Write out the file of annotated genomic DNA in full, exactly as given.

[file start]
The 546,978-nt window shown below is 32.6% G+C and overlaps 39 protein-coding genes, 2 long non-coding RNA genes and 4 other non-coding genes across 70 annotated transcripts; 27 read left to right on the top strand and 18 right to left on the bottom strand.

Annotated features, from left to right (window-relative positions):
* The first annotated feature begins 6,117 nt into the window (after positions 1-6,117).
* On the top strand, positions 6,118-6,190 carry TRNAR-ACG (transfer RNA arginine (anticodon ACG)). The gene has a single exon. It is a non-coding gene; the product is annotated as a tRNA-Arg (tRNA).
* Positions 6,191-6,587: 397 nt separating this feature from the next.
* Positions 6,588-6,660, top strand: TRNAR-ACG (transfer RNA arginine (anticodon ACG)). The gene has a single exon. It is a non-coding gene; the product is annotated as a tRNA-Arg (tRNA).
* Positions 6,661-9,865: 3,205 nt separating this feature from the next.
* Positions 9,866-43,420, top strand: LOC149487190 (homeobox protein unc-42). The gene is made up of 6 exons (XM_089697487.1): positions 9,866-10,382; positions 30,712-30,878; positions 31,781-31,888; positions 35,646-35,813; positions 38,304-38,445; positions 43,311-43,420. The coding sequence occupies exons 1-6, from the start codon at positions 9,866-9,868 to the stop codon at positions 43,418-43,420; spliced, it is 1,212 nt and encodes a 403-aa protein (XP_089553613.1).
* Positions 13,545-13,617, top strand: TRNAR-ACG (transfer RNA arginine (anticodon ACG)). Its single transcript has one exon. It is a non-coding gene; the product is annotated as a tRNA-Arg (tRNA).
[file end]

The 546,978-nt window shown below is 32.6% G+C and overlaps 39 protein-coding genes, 2 long non-coding RNA genes and 4 other non-coding genes across 70 annotated transcripts; 27 read left to right on the top strand and 18 right to left on the bottom strand.

Annotated features, from left to right (window-relative positions):
* The first annotated feature begins 6,117 nt into the window (after positions 1-6,117).
* On the top strand, positions 6,118-6,190 carry TRNAR-ACG (transfer RNA arginine (anticodon ACG)). The gene has a single exon. It is a non-coding gene; the product is annotated as a tRNA-Arg (tRNA).
* Positions 6,191-6,587: 397 nt separating this feature from the next.
* Positions 6,588-6,660, top strand: TRNAR-ACG (transfer RNA arginine (anticodon ACG)). The gene has a single exon. It is a non-coding gene; the product is annotated as a tRNA-Arg (tRNA).
* Positions 6,661-9,865: 3,205 nt separating this feature from the next.
* Positions 9,866-43,420, top strand: LOC149487190 (homeobox protein unc-42). The gene is made up of 6 exons (XM_089697487.1): positions 9,866-10,382; positions 30,712-30,878; positions 31,781-31,888; positions 35,646-35,813; positions 38,304-38,445; positions 43,311-43,420. The coding sequence occupies exons 1-6, from the start codon at positions 9,866-9,868 to the stop codon at positions 43,418-43,420; spliced, it is 1,212 nt and encodes a 403-aa protein (XP_089553613.1).
* Positions 13,545-13,617, top strand: TRNAR-ACG (transfer RNA arginine (anticodon ACG)). Its single transcript has one exon. It is a non-coding gene; the product is annotated as a tRNA-Arg (tRNA).